2. This kind of junk science is precisely why many people ignore all the contradictory reports about what is/isn't good for you.

                                                        Coffee will kill you. Coffee is healthy. Running is good for you. Running will kill you. HRT is good for you. No, it's very bad. Well, actually it's pretty good. A friend just posted something about the alleged correlation between root canal and illness. 90% of people with heart conditions have had root canals. Duh. They've also eaten ice cream. Ice cream will kill you.

                                                        Reporters aren't scientists. Their job is to find something that will get you to read their article or watch their show - the most controversial the better. And they take half-baked articles that some PR gal (like me) throws at them and then they water it down to the comprehension level of a 3rd grader.

                                                        Garbage and superstition.

                                                        6 Replies
                                                        1. re: chicgail

                                                          Actually, the root canal thing is real. I have the loss of facial bones and decades long festering sinus and jaw infection leading to chronic bad health to show for it. Did my homework, despite all the quackery flourishing around this issue, it's a real one. My husband and I: 5 root canals, 4 different dentists, 5 infections, including two very seriously deep bone infections. His two were completely asymptomatic.

                                                          1. re: mcf

                                                            Tooth issues and heart disease I totally get.

                                                            1. re: monavano

                                                              I don't have heart disease, thanks to my high fat diet. ;-)

                                                              I should have it, given the rest of my health history...

                                                              We had to have all our root canals lasered with side firing lasers and sealed; the only way to sterlize a root canal and prevent chronic infection.

                                                            2. re: mcf

                                                              I'm truly sorry to hear about the difficulties you and your husband have had.

                                                              My point was that it would be statistically significant if 90% of people who have root canals go on to have serious health problems. That is very different than that 90% of people who have heart conditions have at one time had a root canal.

                                                              I'm not a dentist nor am I usually a defender of root canals (no one's favorite procedure), but given that the bacteria that cause tooth decay can go to the heart and cause coronary problems, root canals (no one's favorite thing) can be a way to prevent heart disease by removing the diseased root.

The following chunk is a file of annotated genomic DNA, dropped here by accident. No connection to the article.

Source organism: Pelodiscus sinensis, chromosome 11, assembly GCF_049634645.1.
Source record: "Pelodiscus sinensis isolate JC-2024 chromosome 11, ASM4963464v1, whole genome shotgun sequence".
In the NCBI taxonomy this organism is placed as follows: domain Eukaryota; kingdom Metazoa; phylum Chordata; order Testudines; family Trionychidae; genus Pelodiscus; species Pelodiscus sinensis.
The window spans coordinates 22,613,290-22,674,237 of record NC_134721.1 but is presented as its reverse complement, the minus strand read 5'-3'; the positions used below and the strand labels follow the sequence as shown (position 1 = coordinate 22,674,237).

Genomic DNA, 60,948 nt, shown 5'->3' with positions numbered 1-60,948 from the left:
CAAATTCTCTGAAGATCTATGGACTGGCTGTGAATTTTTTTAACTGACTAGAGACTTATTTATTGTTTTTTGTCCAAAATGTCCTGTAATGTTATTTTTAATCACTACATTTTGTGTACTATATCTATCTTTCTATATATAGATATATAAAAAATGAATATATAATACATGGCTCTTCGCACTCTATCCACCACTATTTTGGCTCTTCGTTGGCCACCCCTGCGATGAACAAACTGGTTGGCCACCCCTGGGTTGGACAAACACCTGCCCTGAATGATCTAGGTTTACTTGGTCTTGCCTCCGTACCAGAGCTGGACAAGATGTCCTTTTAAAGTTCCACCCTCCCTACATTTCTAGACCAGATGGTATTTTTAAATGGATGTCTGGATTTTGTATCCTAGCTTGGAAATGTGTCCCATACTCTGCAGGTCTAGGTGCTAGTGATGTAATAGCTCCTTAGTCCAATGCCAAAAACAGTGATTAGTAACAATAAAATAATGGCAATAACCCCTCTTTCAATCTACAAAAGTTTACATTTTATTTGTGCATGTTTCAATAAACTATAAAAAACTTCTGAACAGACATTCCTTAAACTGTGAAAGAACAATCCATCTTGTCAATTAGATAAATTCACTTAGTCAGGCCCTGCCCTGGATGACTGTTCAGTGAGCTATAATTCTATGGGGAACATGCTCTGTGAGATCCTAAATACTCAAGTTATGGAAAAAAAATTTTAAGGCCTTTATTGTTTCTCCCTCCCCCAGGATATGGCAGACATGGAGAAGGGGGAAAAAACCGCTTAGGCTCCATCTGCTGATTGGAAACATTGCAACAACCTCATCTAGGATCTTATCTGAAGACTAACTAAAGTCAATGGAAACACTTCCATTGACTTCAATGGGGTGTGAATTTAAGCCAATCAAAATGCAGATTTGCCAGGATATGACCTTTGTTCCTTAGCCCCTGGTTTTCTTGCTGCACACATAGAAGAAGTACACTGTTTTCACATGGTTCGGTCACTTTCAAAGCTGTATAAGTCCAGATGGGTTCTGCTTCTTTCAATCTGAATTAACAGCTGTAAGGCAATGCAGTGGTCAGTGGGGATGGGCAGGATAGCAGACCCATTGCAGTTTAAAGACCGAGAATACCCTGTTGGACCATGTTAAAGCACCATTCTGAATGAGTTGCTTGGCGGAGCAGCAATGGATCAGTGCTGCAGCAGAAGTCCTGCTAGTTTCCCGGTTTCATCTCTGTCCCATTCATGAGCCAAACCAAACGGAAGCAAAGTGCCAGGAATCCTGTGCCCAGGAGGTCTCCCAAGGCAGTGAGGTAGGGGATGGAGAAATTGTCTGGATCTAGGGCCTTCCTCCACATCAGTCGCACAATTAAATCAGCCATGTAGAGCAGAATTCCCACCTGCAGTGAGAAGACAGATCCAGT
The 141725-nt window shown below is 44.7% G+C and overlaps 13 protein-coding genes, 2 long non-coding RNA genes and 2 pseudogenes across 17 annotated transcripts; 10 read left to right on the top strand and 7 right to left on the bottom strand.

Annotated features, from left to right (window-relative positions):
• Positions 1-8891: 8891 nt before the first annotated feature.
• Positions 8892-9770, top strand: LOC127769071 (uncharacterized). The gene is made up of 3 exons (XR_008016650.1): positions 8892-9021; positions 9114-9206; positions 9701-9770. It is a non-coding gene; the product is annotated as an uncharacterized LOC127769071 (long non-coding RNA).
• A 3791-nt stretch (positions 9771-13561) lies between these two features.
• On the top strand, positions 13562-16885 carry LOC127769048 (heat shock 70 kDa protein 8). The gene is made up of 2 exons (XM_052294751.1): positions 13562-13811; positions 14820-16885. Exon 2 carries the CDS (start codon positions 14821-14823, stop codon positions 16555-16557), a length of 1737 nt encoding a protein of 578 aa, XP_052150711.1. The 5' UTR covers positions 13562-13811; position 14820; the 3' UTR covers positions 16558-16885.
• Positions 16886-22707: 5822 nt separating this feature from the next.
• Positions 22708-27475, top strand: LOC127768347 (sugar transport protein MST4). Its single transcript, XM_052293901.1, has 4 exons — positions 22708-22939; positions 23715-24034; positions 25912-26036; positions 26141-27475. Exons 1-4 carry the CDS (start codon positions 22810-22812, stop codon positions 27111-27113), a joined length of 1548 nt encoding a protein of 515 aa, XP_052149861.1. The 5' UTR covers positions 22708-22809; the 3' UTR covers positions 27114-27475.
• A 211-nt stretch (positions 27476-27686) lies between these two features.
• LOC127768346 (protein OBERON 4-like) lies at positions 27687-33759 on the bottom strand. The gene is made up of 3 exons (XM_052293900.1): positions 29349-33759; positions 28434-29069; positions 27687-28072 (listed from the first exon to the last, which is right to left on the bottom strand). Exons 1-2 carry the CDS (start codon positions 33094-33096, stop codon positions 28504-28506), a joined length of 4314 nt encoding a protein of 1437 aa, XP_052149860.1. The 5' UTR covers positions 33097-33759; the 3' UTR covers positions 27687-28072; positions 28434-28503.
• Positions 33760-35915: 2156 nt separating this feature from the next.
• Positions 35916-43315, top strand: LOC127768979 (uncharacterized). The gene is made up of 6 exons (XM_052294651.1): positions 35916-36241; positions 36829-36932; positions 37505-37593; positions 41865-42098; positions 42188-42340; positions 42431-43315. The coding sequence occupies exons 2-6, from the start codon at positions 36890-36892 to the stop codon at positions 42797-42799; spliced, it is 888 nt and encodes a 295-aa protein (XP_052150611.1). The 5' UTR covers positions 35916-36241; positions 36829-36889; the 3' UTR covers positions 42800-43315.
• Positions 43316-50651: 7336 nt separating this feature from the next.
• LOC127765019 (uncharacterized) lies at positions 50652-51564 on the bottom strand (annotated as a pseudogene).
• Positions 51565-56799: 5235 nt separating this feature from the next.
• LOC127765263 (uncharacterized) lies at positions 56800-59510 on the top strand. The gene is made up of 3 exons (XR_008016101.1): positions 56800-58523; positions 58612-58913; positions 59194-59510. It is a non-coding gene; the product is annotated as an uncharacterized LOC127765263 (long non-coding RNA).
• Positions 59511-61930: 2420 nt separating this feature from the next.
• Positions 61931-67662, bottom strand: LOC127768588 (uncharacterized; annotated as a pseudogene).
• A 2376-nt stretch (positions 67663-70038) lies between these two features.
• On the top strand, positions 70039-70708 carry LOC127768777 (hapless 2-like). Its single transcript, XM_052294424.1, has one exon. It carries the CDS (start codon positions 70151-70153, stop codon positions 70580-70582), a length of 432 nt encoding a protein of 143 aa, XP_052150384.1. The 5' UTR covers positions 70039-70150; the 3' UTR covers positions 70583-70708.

1. re: chicgail

                                                                We have no idea how many are suffering undiagnosed as the connection is never made and even imaging missed a tumor, bone death and loss in my case. Many images, C-T, MRI with contrast, digital x rays...

                                                                It's not just the bacteria going to the heart that's at issue; chronic infections and inflammation promote a host of diseases due to the long term elevations of stress hormone, cortisol.

                                                                Root canals do not remove the bacteria nor the root nor stop the infection, just the pain. The infection remains and spreads within the bone as fluid travels from dead, infected root to bone and back via seepage. There are zillions of infected tubules lining the sides of infected roots that are not sterilized by conventional root canal.

                                                                Some people, like my husband, walk around for years with what turned out to be severe long term bone infection with an old root canal, and a fistula from a newer root canal without apparent illness due to superior immune function, but that doesn't mean problems aren't accruing over time due to the stress hormone elevations that always accompany infections.

                                                                Most folks don't associate increasing allergies, or arthralgia or fatigue, etc. with their root canal histories. My SIL has 6 teeth next to one another all root canaled and neither she nor her dentist realize that it's the same infection traveling to all those roots via the attached bone.

                                                            3. re: chicgail

                                                              Actually, the connection between dental issues and cardiac problems is pretty valid. Heck, even my vet talks about it. Even if it is some sort of scare tactic, the result is that people care for their teeth. Learned the hard way that that's a good thing!